The stated reason is the right-of-way is insufficiently wide to accommodate two tracks of LRT, one track of freight rail serving about 3 trains a day, a bike path, and the buildings that were built where it would have been convenient to run some more track.
There are two obvious solutions to this problem which have not been given serious consideration as far as I can tell.

First, the freight and LRT can share the track at different times. The experience with Northstar certain demonstrates why having a few passenger trains on a freight railroad can create lots of passenger delay, but this is different, it would be a freight train on a passenger track owned by the public.

Everyone says “But, FRA”. I realize there are institutional barriers which need to be overcome. Perhaps those are more expensive to overcome than $130 million, or whatever the difference in the surface solution and what the tunnel will cost.

Second, if one-track is good enough for freight, why is it not good enough for LRT for a short section? (This is an idea previously considered by Matt Steele at streets.mn.) This of course is a tight fit, and may require waivers from appropriate regulatory authorities, but is physically possible from the drawing I have seen.

Section B-B
Section B-B

For the sake of argument, let’s assume we want to single track 1.5 miles, with trains going up 45 miles per hour (say an average speed of 30 mph to make the math easy). This would take 3 minutes. The trains are on 10 minute headways in each direction, or one train every 5 minutes through the bottleneck. (Note, Matt assumed 2 minutes, and higher speeds. I am using conservative assumptions).

If timing were perfect, there could be zero delay from this scenario. This is a deterministic case. That is the assumption underlying Matt’s post.

However, as we know, timing is rarely perfect, so we need to look at stochastic delay. Stochastic is engineering jargon for random. Random is engineering jargon for a case where multiple outcomes have an equal likelihood of being chosen (or some are more likely than others, but we cannot be sure that would be the case).

Even when things are random, that doesn’t mean we cannot ascertain the average of the distribution.

Let’s suppose we  have an arrival rate of 1 train every 5 minutes (our arrival rate lambda=0.2 trains per minute), and a server rate of 1 train every 3 minutes (mu=0.33 trains per minute). If the systems is completely random (and we certainly hope it is better than that), we can use stochastic queueing theory to estimate the delay.

Worst case (aside from someone actively and maliciously controlling the trains so they do arrive at the same time (which implies that deterministic solutions with zero delay are possible)), we can model this as an M/M/1  queue (meaning, as wikipedia says: arrivals follow a Poisson process and job service times have an exponential distribution) . This assumes Markovian (random) arrival and departure processes and a single channel.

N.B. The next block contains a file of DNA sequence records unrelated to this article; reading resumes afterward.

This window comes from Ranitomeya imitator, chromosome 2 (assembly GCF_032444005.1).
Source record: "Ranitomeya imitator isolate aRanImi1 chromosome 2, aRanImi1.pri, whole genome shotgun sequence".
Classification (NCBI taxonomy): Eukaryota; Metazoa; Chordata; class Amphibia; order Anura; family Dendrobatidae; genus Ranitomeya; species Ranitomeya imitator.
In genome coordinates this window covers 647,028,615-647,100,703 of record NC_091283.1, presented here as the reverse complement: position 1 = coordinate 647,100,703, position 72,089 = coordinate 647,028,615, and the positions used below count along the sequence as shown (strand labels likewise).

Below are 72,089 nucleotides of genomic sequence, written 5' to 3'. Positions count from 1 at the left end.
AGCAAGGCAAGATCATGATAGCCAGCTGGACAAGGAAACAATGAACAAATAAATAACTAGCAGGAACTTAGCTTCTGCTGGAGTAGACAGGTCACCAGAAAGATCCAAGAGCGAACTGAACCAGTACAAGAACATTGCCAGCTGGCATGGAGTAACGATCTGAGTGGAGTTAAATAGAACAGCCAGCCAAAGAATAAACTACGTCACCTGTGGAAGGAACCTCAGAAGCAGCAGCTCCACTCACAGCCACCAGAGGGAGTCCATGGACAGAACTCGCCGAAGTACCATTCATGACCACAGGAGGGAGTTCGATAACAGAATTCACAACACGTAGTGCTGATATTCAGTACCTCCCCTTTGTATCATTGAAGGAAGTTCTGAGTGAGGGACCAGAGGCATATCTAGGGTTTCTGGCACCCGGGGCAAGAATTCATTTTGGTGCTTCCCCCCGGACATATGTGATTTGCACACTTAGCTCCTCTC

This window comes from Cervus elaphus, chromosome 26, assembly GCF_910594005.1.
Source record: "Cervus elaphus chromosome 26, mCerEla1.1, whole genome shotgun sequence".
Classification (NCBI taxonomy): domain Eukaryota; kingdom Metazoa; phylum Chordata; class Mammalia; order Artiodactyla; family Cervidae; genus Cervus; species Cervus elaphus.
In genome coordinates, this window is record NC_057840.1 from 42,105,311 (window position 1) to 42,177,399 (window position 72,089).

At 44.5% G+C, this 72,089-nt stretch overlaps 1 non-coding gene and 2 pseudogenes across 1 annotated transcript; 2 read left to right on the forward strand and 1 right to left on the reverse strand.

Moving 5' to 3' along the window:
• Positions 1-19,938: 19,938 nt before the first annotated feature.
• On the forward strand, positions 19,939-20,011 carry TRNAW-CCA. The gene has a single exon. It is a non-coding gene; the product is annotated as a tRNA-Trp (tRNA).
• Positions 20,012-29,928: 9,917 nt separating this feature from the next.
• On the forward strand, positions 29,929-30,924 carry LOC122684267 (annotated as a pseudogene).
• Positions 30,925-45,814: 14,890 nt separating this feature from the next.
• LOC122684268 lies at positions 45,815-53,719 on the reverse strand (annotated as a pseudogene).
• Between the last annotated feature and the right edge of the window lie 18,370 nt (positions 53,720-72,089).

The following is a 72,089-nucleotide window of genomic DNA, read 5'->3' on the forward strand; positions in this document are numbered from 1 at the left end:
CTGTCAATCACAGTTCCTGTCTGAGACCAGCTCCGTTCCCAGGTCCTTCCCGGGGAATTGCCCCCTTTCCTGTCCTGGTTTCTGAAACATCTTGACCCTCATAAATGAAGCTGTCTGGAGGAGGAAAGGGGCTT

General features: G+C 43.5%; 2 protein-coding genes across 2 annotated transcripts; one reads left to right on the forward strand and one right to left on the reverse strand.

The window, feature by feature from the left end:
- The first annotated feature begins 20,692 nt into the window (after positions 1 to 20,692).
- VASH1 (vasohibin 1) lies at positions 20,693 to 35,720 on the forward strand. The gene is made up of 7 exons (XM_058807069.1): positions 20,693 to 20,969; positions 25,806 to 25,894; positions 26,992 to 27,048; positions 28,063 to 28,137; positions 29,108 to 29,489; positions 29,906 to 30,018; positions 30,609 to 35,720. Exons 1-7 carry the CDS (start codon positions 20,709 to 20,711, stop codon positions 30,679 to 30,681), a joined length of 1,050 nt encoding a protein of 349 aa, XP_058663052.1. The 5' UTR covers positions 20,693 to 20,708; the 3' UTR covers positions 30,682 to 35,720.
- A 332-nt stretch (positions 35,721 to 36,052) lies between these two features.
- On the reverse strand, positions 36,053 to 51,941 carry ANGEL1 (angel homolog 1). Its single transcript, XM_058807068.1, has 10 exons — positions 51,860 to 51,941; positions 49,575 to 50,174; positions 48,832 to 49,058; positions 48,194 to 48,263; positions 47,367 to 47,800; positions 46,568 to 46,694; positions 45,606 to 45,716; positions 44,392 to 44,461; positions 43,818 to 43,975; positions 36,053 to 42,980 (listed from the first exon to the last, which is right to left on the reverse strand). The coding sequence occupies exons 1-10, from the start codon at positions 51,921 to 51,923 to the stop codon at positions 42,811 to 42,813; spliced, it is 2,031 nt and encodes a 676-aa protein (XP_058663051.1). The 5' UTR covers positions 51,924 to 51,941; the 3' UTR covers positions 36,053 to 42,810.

The utilization rate (rho = lambda/mu) is 0.6, meaning the server is busy 60% of the time.

Math gives us a formula for the average queue size:

Average queue size = rho/(1 – rho) = 1.5

Math gives us a formula for the average wait time :

E(w) = lambda / mu*(mu-lambda) = 0.2/(0.333*(0.333-0.2))=4.5 minutes

At 1 million passengers per month (12 million per year) for 30 years, this is 360 million people delayed 4.5 minutes=1.6 billion minutes of delay. At $20/hour, this is $533 million.

Clearly this value is larger than the cost of the tunnel.

On the other hand, perhaps we only need to single track for 0.5 miles.

In that case, the server time is 1 minute, so mu=1. Capacity utilization is 20% (i.e. rho is 0.2). Average queue size is 0.25 trains. The average wait time is 0.25 minutes.

Our 360 million people are delayed 0.25 minutes at $20/hour is $30 million. This is considerably less than the cost of the tunnel.

The train speeds could be adjusted so no-one would know they were delayed (i.e. trains would slow down approaching the switch, or be held at the previous station, as needed. And remember this is worst case, delay should be less than this with any competent schedule adherence. With perfect schedule adherence, they are indeed zero (our deterministic solution).

Single-tracking is a solution to high capital costs. It is not optimal, it has delay costs  that depend on the length of the stretch, headways, how much control Metro Transit has over running times, and so on.

Everything involves trade-offs.

There is of course a concern about running LRT next to (near) freight trains, carrying lots of explosive ethanol. I say, don’t do it. Run them at different times, even if on different tracks. If freight trains are only permitted at night, or in a mid-day window when an LRT is held upstream of the pinch-point for a few minutes, or ideally in a scheduled break, there should be zero chance of collision. There is always a chance of derailment – that doesn’t change, but derailment is less hazardous than collision for what I hope are obvious reasons.

In the long run, maybe freight will go away (e.g. once people stop using ethanol), go somewhere else, or another solution will be found. At that time, the line can be double-tracked if needed.

In the short term, the money saved could be used to temporarily relocate the trail to quiet residential streets nearby, compensate the neighborhood, give money to the Park Board, or any number other socially worthwhile goals.

Crossposted at streets.mn.

a blog about Networks and Places